Warner Bros to set up branded channels with major online video services


Warner Brothers has announced that it has signed a number of deals with large online video networks to show ad-supported branded channels such as TheWB.com, KidsWB.com, plus two new channels showing classic and science fiction programming.

The channels will be available on Joost, TiVo, Sling Media, Daily Motion, and Veoh networks, with WB hoping to attract viewers from the 16-34 age group who are increasingly using mobile and Internet services in preference to traditional TV channels…

Joost retreating to US, BBC iPlayer reigns supreme in the UK


According to a report in the Sunday Times business section, online video portal Joost could be about to retreat back to the US, following ongoing problems with getting media and sports companies to sell it global rights to show programming over the web.

“The company is expected to rein in its global ambitions to focus solely on the US market,” the article says. Of course, that’s a huge market, and it may be easier to convince rights holders to allow content to be shown within one country…

2007 in Review No. 5: Telly 2.0 arrived

joost-2007.jpgPart of our series of festive posts looking back at the key happenings in 2007… One of the more exciting developments in 2007 for webheads was the emergence of a clutch of ‘Telly 2.0’ startups (I’m persisting with that moniker until it catches on) like Joost, Babelgum and VeohTV. Each offered an array of exclusive channels, mixing music, entertainment and weirdness.

20 things I learnt from Le Web 3.0 in Paris: VCs aren't spending, everyone has a video site and no one loves Facebook anymore


If you have been lurking about on Techdigest in the last week or so you’ll know that a few of us have been in Paris at the Le Web 3.0 show. It is the one time of the year when a small part of the French capital morphs into a mini Silicon Valley with lots of entrepreneurs, VCs, web gurus, bloggers and assorted hangers on listening to key note speeches from internet superstars and networking like crazy over radioactive coffee.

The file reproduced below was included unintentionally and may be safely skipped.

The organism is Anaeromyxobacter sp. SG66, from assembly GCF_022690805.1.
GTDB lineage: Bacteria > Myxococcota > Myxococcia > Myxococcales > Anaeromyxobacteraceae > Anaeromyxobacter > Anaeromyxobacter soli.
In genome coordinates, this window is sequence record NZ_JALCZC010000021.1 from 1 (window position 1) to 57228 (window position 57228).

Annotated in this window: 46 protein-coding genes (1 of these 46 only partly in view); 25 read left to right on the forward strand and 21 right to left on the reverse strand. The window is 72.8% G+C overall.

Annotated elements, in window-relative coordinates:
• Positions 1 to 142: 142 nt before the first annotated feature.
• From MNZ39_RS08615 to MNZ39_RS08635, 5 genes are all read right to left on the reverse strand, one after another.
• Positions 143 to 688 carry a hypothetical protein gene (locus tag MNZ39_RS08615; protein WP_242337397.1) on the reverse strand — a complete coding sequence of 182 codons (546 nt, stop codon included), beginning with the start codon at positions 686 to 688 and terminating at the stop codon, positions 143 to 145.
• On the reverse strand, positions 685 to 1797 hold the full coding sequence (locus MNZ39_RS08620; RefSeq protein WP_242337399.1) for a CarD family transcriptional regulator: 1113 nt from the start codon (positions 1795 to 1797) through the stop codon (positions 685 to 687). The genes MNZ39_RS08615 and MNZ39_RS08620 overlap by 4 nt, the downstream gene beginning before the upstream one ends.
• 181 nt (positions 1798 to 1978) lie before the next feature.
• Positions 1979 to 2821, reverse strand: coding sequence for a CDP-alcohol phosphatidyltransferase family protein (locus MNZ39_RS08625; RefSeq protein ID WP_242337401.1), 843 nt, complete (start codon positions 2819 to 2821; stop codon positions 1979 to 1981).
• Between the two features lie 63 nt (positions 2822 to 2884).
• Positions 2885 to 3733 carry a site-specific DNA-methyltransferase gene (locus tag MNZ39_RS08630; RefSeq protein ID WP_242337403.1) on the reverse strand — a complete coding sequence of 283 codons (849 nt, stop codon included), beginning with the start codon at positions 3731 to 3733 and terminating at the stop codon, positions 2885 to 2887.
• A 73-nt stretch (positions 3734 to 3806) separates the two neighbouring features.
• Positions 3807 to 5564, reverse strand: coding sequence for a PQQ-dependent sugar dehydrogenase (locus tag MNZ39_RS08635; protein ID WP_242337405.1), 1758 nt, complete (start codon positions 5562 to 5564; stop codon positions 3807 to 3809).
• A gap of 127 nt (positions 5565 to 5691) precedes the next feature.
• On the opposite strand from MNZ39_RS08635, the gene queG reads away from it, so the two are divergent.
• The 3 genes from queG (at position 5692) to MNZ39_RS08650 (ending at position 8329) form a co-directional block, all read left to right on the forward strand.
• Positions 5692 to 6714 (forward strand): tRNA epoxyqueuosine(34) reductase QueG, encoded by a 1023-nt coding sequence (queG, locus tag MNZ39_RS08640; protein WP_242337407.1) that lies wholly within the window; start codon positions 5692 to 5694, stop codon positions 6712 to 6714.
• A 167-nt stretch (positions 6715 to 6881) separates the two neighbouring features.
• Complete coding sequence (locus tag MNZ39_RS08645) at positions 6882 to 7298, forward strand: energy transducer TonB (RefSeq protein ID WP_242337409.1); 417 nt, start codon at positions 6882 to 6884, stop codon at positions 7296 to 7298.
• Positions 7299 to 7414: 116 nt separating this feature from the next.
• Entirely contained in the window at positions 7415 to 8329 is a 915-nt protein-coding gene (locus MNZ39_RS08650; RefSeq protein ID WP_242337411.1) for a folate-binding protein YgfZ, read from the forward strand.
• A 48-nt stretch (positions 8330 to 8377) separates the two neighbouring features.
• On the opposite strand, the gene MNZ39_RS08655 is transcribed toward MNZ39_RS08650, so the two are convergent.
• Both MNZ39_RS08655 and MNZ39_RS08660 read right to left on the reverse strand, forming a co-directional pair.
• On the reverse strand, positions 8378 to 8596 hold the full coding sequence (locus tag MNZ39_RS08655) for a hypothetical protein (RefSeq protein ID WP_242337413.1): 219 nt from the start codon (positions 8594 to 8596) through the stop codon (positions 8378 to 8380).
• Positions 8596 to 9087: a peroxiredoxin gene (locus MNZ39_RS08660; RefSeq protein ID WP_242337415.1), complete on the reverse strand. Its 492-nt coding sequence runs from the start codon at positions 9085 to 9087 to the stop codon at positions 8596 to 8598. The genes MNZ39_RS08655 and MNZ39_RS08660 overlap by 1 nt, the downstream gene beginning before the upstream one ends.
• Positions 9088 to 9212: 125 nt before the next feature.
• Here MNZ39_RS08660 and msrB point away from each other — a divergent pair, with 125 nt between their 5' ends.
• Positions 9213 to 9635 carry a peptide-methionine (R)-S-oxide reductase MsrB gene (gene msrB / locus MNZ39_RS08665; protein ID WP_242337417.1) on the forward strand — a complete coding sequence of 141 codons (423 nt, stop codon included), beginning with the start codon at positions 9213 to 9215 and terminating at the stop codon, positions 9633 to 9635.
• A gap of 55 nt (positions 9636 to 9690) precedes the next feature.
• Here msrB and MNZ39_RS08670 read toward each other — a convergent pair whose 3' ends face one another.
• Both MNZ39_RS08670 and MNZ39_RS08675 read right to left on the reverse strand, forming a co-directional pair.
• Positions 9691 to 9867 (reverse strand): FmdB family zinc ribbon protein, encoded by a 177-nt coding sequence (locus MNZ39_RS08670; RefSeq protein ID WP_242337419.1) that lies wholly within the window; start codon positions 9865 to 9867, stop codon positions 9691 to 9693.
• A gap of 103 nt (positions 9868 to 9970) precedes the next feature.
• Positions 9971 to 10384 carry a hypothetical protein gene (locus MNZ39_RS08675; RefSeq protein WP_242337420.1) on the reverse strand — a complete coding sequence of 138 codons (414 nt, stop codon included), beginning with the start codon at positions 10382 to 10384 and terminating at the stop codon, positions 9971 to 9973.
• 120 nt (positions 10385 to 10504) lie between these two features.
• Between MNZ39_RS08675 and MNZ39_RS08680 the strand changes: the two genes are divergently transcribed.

Joost opens the floodgates, so you can now sign up (and stop pestering me for invites)

joost-logo.jpgJoost, the online TV streamer which we got quite excited about and then promptly forgot, once we discovered the joys of streaming from Joox, has just been opened up to the public officially.

It’s been in beta for quite some time, with users only able to play around with its nifty interface and sadly uninteresting TV shows, but yesterday on the Joost blog it was announced anyone can sign up. So,…

Online TV set for steady growth in the UK, but behind music


You can treat many analyst predictions with a pinch of salt, but at least they’re trying to figure out how fast technologies will take off (and who stands to trouser the revenues). Screen Digest has just released a report predicting that by 2011, online TV will be generating £181 million of revenues here.

That includes catch-up and on-demand services from the big broadcasters, but also online telly firms like YouTube and Joost (pictured), and download services like Apple’s iTunes. It specifically says that the tradiitonal broadcasters will be threatened by the rise of these new online firms, too. If I was ITV, I’d be trying to buy Joost right now.